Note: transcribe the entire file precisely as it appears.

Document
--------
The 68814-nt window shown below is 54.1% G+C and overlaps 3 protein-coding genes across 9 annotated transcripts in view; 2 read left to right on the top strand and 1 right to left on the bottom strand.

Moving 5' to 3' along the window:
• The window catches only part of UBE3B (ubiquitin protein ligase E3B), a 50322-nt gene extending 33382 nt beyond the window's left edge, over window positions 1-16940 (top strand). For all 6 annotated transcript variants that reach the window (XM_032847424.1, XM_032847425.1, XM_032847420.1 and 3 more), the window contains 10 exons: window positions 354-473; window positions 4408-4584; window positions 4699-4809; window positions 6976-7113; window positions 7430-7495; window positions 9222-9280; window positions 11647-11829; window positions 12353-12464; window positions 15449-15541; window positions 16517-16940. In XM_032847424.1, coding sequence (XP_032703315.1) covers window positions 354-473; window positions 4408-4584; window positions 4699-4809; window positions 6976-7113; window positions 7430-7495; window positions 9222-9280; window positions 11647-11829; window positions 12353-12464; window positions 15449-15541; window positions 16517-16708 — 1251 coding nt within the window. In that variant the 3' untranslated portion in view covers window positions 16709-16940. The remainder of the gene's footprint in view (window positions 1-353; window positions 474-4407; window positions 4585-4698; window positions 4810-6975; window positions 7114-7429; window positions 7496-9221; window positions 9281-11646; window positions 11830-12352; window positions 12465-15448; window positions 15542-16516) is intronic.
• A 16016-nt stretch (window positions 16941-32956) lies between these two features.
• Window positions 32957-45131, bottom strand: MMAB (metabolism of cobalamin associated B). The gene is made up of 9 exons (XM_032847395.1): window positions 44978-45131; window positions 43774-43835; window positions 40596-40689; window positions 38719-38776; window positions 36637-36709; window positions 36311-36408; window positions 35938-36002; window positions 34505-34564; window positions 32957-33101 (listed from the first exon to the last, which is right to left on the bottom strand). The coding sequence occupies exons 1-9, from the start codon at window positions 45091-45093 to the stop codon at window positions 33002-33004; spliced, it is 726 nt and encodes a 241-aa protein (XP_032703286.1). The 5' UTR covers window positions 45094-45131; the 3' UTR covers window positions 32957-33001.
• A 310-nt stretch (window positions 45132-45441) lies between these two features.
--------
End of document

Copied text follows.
The 68814-nt window shown below is 54.1% G+C and overlaps 3 protein-coding genes across 9 annotated transcripts in view; 2 read left to right on the top strand and 1 right to left on the bottom strand.

Moving 5' to 3' along the window:
• The window catches only part of UBE3B (ubiquitin protein ligase E3B), a 50322-nt gene extending 33382 nt beyond the window's left edge, over window positions 1-16940 (top strand). For all 6 annotated transcript variants that reach the window (XM_032847424.1, XM_032847425.1, XM_032847420.1 and 3 more), the window contains 10 exons: window positions 354-473; window positions 4408-4584; window positions 4699-4809; window positions 6976-7113; window positions 7430-7495; window positions 9222-9280; window positions 11647-11829; window positions 12353-12464; window positions 15449-15541; window positions 16517-16940. In XM_032847424.1, coding sequence (XP_032703315.1) covers window positions 354-473; window positions 4408-4584; window positions 4699-4809; window positions 6976-7113; window positions 7430-7495; window positions 9222-9280; window positions 11647-11829; window positions 12353-12464; window positions 15449-15541; window positions 16517-16708 — 1251 coding nt within the window. In that variant the 3' untranslated portion in view covers window positions 16709-16940. The remainder of the gene's footprint in view (window positions 1-353; window positions 474-4407; window positions 4585-4698; window positions 4810-6975; window positions 7114-7429; window positions 7496-9221; window positions 9281-11646; window positions 11830-12352; window positions 12465-15448; window positions 15542-16516) is intronic.
• A 16016-nt stretch (window positions 16941-32956) lies between these two features.
• Window positions 32957-45131, bottom strand: MMAB (metabolism of cobalamin associated B). The gene is made up of 9 exons (XM_032847395.1): window positions 44978-45131; window positions 43774-43835; window positions 40596-40689; window positions 38719-38776; window positions 36637-36709; window positions 36311-36408; window positions 35938-36002; window positions 34505-34564; window positions 32957-33101 (listed from the first exon to the last, which is right to left on the bottom strand). The coding sequence occupies exons 1-9, from the start codon at window positions 45091-45093 to the stop codon at window positions 33002-33004; spliced, it is 726 nt and encodes a 241-aa protein (XP_032703286.1). The 5' UTR covers window positions 45094-45131; the 3' UTR covers window positions 32957-33001.
• A 310-nt stretch (window positions 45132-45441) lies between these two features.